A recent post on the Fast Horse Peep Show blog caught my attention and challenged me to think about PR, specifically image, in a new light. It only seems appropriate to start out with some of my thoughts on this topic because, after all, isn’t image what PR is all about? PRos work hard every day to create an image for their client that tells a story and resonates with the audience. Great stories have the power to transform a brand into a lifestyle.

Take the recent Starbucks logo change for example. Like all change, the logo has been met with a mixed response and plenty of criticism. A rare non-coffee drinker, I consider myself worthy to make a fair assessment of the new logo (although I have always thought that Caribou Coffee does a fabulous marketing job). Even though some have criticized the company for categorizing themselves with the likes of the wordless logos of Nike and Apple, I applaud the company for creating a logo that more accurately portrays the new image they have built. “Starbucks is selling an experience, but by no means is coffee the only part of the experience,” said John Quelch, a marketing professor at Harvard Business School. The new wordless logo will help Starbucks tell their story to the consumer: Don’t just come for the coffee, come for the experience!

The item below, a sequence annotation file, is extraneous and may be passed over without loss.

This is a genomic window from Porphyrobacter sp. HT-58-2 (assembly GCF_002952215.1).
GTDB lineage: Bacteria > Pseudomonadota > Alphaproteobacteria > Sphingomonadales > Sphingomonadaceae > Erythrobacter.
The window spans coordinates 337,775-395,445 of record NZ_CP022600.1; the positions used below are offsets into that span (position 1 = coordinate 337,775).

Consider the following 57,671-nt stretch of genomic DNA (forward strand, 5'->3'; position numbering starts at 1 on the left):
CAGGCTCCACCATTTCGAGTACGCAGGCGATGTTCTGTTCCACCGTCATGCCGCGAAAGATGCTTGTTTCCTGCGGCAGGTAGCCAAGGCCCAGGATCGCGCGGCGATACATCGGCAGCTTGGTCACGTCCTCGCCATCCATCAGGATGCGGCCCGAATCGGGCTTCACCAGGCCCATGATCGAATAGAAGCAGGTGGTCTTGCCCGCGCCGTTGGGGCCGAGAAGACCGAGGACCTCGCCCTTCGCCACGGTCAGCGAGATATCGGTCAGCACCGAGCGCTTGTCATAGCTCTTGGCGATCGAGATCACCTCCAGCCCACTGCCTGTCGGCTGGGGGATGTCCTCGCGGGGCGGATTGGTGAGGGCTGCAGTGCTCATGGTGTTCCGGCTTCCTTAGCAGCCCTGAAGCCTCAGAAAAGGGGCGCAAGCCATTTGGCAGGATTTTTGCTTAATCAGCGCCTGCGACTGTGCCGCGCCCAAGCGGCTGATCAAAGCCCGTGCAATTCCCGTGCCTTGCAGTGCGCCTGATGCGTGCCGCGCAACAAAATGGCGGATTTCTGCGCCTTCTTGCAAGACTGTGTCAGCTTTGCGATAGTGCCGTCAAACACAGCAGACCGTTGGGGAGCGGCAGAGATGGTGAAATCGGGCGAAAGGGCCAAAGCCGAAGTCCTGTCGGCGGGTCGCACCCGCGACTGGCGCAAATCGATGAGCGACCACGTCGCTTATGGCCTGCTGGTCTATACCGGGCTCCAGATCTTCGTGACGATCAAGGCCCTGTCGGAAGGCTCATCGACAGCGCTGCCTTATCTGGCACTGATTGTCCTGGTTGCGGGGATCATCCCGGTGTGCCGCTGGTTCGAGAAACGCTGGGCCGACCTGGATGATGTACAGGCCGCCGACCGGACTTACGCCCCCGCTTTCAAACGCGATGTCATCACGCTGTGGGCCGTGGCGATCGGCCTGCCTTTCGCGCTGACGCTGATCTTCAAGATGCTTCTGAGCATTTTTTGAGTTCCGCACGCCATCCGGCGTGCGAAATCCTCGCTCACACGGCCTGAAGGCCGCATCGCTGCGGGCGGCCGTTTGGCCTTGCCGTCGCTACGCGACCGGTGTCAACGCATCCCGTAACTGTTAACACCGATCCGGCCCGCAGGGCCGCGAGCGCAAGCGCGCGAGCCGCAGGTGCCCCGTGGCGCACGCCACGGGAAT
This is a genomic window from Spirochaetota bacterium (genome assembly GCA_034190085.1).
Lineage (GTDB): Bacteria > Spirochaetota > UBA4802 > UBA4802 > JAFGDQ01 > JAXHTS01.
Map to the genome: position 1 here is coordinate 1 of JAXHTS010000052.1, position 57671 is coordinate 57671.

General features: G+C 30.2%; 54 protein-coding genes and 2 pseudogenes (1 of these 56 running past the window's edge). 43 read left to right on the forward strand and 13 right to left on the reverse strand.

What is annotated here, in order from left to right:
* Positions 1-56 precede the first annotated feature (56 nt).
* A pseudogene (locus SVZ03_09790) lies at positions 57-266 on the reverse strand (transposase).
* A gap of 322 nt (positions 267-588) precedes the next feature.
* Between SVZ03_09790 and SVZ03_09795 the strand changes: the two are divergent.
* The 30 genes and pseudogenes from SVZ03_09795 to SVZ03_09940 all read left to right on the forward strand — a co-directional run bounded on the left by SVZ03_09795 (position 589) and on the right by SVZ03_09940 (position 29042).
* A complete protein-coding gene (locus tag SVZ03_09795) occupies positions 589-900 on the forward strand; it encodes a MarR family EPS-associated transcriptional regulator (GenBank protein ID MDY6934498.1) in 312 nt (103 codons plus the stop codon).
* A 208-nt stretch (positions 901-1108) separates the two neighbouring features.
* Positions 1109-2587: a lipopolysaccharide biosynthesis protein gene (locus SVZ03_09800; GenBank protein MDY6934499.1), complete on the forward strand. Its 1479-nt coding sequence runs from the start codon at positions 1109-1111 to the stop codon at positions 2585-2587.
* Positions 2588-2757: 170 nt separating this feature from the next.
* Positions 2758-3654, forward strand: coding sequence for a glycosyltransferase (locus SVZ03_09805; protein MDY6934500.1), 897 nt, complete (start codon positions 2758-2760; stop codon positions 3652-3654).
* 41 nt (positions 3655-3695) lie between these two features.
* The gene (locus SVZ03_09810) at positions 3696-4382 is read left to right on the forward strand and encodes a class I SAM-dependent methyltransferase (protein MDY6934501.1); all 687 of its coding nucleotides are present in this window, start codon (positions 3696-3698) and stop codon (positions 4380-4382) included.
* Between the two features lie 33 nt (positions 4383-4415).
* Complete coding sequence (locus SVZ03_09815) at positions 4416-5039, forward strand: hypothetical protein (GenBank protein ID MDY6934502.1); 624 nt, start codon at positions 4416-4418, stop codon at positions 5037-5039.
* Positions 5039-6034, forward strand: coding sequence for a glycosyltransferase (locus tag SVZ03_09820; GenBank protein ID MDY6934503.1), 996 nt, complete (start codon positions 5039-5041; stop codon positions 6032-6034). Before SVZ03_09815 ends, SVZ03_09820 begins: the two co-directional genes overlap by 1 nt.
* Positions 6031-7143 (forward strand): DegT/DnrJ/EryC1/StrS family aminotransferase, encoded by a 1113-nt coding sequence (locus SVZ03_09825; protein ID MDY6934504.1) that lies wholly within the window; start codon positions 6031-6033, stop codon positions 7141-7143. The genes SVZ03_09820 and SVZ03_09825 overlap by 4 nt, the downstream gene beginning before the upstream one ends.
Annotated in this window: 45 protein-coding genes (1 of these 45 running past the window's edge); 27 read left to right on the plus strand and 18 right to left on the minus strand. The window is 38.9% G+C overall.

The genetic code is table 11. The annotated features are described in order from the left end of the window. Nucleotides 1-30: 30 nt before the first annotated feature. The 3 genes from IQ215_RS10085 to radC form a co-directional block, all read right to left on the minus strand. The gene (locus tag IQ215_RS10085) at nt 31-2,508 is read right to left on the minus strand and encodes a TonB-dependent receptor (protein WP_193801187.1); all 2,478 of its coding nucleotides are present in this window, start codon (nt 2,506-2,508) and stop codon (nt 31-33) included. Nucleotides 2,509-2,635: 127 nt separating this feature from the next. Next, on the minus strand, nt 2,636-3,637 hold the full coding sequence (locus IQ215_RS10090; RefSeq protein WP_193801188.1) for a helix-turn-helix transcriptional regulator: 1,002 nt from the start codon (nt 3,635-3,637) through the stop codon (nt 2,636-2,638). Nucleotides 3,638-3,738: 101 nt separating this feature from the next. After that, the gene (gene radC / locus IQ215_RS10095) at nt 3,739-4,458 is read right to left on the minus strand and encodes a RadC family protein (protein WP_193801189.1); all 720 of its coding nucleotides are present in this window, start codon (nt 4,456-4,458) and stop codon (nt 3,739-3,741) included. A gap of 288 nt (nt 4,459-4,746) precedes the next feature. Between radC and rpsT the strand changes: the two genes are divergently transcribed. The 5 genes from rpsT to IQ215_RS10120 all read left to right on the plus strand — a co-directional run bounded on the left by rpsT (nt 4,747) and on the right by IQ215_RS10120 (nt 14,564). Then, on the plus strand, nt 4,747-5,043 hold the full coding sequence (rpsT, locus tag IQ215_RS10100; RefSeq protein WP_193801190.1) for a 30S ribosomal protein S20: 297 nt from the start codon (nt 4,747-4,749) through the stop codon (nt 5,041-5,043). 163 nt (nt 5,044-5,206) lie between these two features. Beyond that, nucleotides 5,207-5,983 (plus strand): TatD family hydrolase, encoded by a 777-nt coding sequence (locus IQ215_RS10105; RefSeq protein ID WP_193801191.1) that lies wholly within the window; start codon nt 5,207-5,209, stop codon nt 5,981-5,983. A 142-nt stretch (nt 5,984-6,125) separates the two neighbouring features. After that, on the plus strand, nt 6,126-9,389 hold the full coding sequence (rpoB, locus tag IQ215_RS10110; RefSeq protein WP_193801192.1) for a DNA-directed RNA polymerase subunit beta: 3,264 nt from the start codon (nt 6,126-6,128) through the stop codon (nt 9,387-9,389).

Here’s where the “everything I (don’t) know about PR” comes into play. As a “millennial,” I realize that my generation is constantly criticized for thinking we know everything there is to know about anything. So, I’d like to start out by confessing to you that I don’t know everything about PR. Not even close. I realize that this biz is a constant whirlwind of learning, change and progression, but I am up for the challenge and won’t be going anywhere soon. 🙂

In essence, this blog will be all about everything I (don’t) know about PR. This means that even though I still have a lot to learn, I want to challenge myself to critically think about the current issues, trends and changes in PR and bring some of my own ideas to the table. All comments/suggestions/criticisms are not only welcome, but much appreciated! I said it before and I’ll say it again, when I put my mind to something, there is no turning back!

Posted in Branding, Image, Marketing | 2 Comments